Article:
The tracks are provided in a list with indexed access (similar to HTMLCollection, but members are MediaTrack, not a subclass of HTMLElement):

interface MediaTracks {
  readonly attribute unsigned long length;
  caller getter MediaTrack item(in unsigned long index);
  ...
};

A track is composed of several attributes, most of which are read-only. A track can be either enabled (enabled=true) or disabled (enabled=false).

interface MediaTrack {
  readonly attribute DOMString name;
  readonly attribute DOMString src;
  readonly attribute DOMString role;
  readonly attribute DOMString type;
  readonly attribute DOMString language;
           attribute boolean enabled;
  ...
};
track . name
    Returns a DOMString with the name of the track if available.
track . src
    Returns a DOMString that identifies the source resource of the track - for external resources it is their URI, for internal ones it is the
    URI of the complete resource. In future, track addressing via Media Fragments is possible.
    (see http://www.w3.org/2008/WebVideo/Fragments/WD-media-fragments-spec/)
track . role
    Returns the function of the track, being one of the following: "caption", "subtitle", "sign", "audioDesc" etc.
track . type
    Returns a valid MIME type, e.g. text/srt, or application/ttaf+xml.
track . language
    Returns the language of the track. If present, the value must be a valid RFC 3066 language code.
track . enabled = true / false
    Enables / disables the track for display.


Note: The mapping from container format information to the values of the @role API will need to be defined, in particular for MPEG and Ogg; this is outside the HTML WG's efforts - the spec only provides a standard set of roles that container formats map to in order to be compatible.


(Note: we may want to introduce later a @media attribute:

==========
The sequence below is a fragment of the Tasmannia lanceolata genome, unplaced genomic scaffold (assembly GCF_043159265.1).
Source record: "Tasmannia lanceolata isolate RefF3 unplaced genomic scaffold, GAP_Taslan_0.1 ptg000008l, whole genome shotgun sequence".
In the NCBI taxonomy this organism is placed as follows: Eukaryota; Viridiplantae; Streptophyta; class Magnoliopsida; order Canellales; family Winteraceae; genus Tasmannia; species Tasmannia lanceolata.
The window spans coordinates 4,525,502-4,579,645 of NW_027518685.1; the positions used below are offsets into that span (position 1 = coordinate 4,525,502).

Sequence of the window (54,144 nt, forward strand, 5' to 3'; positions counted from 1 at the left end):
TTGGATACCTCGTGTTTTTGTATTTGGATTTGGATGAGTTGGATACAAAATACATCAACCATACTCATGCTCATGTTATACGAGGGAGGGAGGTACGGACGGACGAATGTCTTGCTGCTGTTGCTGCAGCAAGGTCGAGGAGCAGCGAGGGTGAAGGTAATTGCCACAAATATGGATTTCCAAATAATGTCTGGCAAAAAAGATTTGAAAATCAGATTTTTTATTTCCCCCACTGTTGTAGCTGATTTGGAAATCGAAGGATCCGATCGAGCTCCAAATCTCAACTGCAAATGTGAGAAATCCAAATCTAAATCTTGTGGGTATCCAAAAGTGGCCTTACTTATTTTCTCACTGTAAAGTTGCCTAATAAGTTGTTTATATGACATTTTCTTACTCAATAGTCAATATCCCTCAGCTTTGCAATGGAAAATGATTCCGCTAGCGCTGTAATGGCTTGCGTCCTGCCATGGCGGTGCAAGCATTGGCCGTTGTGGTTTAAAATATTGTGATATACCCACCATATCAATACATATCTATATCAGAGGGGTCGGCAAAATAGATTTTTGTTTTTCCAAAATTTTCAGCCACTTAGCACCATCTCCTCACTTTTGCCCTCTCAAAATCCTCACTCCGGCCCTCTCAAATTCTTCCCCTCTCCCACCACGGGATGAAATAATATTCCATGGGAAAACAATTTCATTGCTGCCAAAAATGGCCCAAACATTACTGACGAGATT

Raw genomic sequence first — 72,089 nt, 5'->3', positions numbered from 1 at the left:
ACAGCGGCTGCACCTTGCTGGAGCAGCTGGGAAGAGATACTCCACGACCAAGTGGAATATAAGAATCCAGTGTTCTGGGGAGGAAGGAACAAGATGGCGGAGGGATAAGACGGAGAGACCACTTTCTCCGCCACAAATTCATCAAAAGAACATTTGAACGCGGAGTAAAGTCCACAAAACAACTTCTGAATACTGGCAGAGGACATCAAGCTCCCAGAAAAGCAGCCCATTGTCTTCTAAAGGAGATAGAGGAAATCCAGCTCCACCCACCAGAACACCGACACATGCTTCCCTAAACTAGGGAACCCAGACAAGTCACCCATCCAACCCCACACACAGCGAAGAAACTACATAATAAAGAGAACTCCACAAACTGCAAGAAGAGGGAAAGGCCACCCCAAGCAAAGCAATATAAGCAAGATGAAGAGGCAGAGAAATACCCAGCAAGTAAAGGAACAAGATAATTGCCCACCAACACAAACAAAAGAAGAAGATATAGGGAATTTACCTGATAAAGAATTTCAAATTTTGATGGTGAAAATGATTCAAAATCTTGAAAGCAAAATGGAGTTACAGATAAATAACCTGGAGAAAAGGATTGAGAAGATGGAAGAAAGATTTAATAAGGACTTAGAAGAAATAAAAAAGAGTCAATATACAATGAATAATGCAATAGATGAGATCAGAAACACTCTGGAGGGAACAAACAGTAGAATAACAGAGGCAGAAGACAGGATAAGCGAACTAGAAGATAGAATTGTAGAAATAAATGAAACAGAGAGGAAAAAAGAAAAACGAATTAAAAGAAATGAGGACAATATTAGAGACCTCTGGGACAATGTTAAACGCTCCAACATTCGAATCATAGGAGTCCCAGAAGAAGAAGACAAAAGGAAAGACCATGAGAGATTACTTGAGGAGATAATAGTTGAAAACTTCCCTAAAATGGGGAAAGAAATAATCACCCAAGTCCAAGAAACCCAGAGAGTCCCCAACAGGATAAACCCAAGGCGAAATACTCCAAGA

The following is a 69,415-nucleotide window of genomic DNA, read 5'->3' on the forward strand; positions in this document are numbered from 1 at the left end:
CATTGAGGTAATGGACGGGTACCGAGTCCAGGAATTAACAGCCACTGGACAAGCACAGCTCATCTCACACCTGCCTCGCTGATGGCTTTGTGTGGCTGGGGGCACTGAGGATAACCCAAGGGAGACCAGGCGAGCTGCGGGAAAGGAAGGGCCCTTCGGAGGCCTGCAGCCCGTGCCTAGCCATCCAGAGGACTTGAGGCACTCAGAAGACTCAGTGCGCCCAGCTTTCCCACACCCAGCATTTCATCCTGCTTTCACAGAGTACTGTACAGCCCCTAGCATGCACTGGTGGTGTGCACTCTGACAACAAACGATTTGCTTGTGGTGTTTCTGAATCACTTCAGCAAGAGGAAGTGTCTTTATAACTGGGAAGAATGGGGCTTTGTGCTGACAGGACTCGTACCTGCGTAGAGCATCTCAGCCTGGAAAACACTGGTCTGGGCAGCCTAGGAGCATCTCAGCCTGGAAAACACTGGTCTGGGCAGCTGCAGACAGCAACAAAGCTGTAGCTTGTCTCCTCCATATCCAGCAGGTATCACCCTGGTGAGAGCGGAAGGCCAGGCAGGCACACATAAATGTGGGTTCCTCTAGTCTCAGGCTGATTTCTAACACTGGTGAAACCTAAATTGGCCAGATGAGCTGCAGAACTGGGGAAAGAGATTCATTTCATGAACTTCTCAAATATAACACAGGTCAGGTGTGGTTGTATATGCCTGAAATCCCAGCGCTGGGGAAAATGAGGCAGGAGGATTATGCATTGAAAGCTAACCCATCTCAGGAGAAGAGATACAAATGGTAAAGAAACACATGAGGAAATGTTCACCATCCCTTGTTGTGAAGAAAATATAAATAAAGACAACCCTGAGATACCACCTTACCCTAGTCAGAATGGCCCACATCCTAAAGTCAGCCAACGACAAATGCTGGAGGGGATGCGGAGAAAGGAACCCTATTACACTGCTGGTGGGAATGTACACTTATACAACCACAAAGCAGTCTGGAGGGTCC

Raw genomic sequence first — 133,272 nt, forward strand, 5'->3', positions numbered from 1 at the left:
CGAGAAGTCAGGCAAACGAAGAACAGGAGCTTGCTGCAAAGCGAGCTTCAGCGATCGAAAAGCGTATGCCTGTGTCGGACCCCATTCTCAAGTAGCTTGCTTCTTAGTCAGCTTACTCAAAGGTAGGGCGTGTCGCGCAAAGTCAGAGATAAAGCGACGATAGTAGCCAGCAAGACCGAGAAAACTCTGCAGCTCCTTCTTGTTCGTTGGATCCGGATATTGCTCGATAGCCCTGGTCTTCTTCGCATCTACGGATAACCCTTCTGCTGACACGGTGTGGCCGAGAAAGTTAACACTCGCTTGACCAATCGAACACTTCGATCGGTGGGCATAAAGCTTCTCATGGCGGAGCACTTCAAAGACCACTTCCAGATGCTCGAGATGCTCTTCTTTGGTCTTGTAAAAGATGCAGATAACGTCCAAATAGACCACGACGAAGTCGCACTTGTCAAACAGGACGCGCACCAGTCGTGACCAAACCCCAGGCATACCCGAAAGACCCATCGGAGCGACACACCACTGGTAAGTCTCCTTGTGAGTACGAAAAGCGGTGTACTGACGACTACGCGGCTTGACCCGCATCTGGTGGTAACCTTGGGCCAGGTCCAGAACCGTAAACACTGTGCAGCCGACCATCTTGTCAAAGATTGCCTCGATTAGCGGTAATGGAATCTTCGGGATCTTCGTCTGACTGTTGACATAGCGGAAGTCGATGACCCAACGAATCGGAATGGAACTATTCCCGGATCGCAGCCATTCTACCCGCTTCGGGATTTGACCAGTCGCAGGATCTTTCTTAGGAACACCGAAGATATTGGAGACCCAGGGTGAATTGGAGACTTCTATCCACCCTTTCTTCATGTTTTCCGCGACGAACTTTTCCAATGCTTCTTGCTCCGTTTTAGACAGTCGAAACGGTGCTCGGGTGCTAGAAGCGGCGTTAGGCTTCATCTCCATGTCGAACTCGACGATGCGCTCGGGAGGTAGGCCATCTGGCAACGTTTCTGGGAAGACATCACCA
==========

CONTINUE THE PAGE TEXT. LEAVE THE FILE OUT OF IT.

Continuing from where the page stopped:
track . media
    Returns the media attribute value associated with the track, which for multitrack media resources is the attributed to the media element's
    source element, if available. A media query that evaluates to "false" means it *must* not be enabled because it is not appropriate for the user's
    environment, so trying to set it will throw a NOT_SUPPORTED_ERR.

)


Available Roles

The following roles have so far been defined: (the text roles are also mentioned at http://www.w3.org/WAI/PF/HTML/wiki/Media_TextAssociations#The_Markup)

Text tracks:

  • "caption",
  • "subtitle",
  • "textaudiodesc",
  • "karaoke",
  • "chapters",
  • "tickertext",
  • "lyrics"

Video tracks:

  • "main"
  • "alternate" (e.g. different camera angle)
  • "sign" (for sign language)

Audio tracks:

  • "main"
  • "alternate" (probably linked to an alternate video track)
  • "dub"
  • "audiodesc"
  • "music"
  • "sfx" (sound effects)

Example use

 if (video.tracks[1].role == "caption") video.tracks[1].enabled = true;
     enables a caption track
 if (video.tracks[2].role == "subtitle" && video.tracks[2].language == "fr") video.tracks[2].enabled = true;
     enables a French subtitle track

Impact

Positive Effects

  • it will be possible to find out as a Web author whether accessibility data is contained inside the media resource and react accordingly, e.g. display a menu for activation of each track, or automatically enable a certain track knowing the accessibility needs of the user

Negative Effects

  • the API of the media element gets more complicated

References

HTML Working Group Issue

HTML ISSUE-152 Handling of additional tracks of a multitrack audio/video resource

Related Bugs

Bug 9452: Handling of additional tracks of a multitrack audio/video resource

Bug 8659: Media events to indicate captions and audio descriptions

Bug 5758: Insufficient accessibility fallback for <audio> or <video>